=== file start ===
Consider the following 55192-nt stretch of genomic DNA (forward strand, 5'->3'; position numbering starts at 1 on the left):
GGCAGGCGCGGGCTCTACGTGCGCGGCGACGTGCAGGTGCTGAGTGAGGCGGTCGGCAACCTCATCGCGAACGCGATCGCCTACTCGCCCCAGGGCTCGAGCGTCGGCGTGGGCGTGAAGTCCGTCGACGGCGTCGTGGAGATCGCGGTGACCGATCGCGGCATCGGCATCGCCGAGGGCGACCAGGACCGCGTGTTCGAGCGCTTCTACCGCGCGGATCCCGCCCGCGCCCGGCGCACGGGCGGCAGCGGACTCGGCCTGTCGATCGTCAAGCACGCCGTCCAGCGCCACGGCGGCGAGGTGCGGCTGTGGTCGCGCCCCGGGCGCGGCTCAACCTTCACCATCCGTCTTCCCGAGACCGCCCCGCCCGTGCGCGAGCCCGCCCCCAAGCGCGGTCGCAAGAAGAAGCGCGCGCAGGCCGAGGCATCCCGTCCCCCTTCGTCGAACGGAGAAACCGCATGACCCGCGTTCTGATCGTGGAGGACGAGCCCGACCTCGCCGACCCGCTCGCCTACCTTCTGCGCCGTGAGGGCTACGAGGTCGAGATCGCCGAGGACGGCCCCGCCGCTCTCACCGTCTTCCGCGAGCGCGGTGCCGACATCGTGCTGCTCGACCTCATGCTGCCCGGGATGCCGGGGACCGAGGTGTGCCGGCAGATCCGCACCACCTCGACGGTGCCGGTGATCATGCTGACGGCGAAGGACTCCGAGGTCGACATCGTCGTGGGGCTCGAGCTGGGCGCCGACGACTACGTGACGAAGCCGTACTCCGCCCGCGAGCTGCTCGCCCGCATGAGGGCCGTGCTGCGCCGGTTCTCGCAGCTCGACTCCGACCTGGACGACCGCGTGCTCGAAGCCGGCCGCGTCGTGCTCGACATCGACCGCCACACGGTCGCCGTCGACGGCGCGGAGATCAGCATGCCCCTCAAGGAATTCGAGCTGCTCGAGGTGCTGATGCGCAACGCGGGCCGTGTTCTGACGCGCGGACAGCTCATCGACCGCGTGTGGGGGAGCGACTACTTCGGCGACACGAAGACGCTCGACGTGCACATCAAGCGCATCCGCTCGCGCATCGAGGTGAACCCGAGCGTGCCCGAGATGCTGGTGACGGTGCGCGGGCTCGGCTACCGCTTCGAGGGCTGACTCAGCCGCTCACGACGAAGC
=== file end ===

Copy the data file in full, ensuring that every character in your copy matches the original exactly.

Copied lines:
Consider the following 55192-nt stretch of genomic DNA (forward strand, 5'->3'; position numbering starts at 1 on the left):
GGCAGGCGCGGGCTCTACGTGCGCGGCGACGTGCAGGTGCTGAGTGAGGCGGTCGGCAACCTCATCGCGAACGCGATCGCCTACTCGCCCCAGGGCTCGAGCGTCGGCGTGGGCGTGAAGTCCGTCGACGGCGTCGTGGAGATCGCGGTGACCGATCGCGGCATCGGCATCGCCGAGGGCGACCAGGACCGCGTGTTCGAGCGCTTCTACCGCGCGGATCCCGCCCGCGCCCGGCGCACGGGCGGCAGCGGACTCGGCCTGTCGATCGTCAAGCACGCCGTCCAGCGCCACGGCGGCGAGGTGCGGCTGTGGTCGCGCCCCGGGCGCGGCTCAACCTTCACCATCCGTCTTCCCGAGACCGCCCCGCCCGTGCGCGAGCCCGCCCCCAAGCGCGGTCGCAAGAAGAAGCGCGCGCAGGCCGAGGCATCCCGTCCCCCTTCGTCGAACGGAGAAACCGCATGACCCGCGTTCTGATCGTGGAGGACGAGCCCGACCTCGCCGACCCGCTCGCCTACCTTCTGCGCCGTGAGGGCTACGAGGTCGAGATCGCCGAGGACGGCCCCGCCGCTCTCACCGTCTTCCGCGAGCGCGGTGCCGACATCGTGCTGCTCGACCTCATGCTGCCCGGGATGCCGGGGACCGAGGTGTGCCGGCAGATCCGCACCACCTCGACGGTGCCGGTGATCATGCTGACGGCGAAGGACTCCGAGGTCGACATCGTCGTGGGGCTCGAGCTGGGCGCCGACGACTACGTGACGAAGCCGTACTCCGCCCGCGAGCTGCTCGCCCGCATGAGGGCCGTGCTGCGCCGGTTCTCGCAGCTCGACTCCGACCTGGACGACCGCGTGCTCGAAGCCGGCCGCGTCGTGCTCGACATCGACCGCCACACGGTCGCCGTCGACGGCGCGGAGATCAGCATGCCCCTCAAGGAATTCGAGCTGCTCGAGGTGCTGATGCGCAACGCGGGCCGTGTTCTGACGCGCGGACAGCTCATCGACCGCGTGTGGGGGAGCGACTACTTCGGCGACACGAAGACGCTCGACGTGCACATCAAGCGCATCCGCTCGCGCATCGAGGTGAACCCGAGCGTGCCCGAGATGCTGGTGACGGTGCGCGGGCTCGGCTACCGCTTCGAGGGCTGACTCAGCCGCTCACGACGAAGC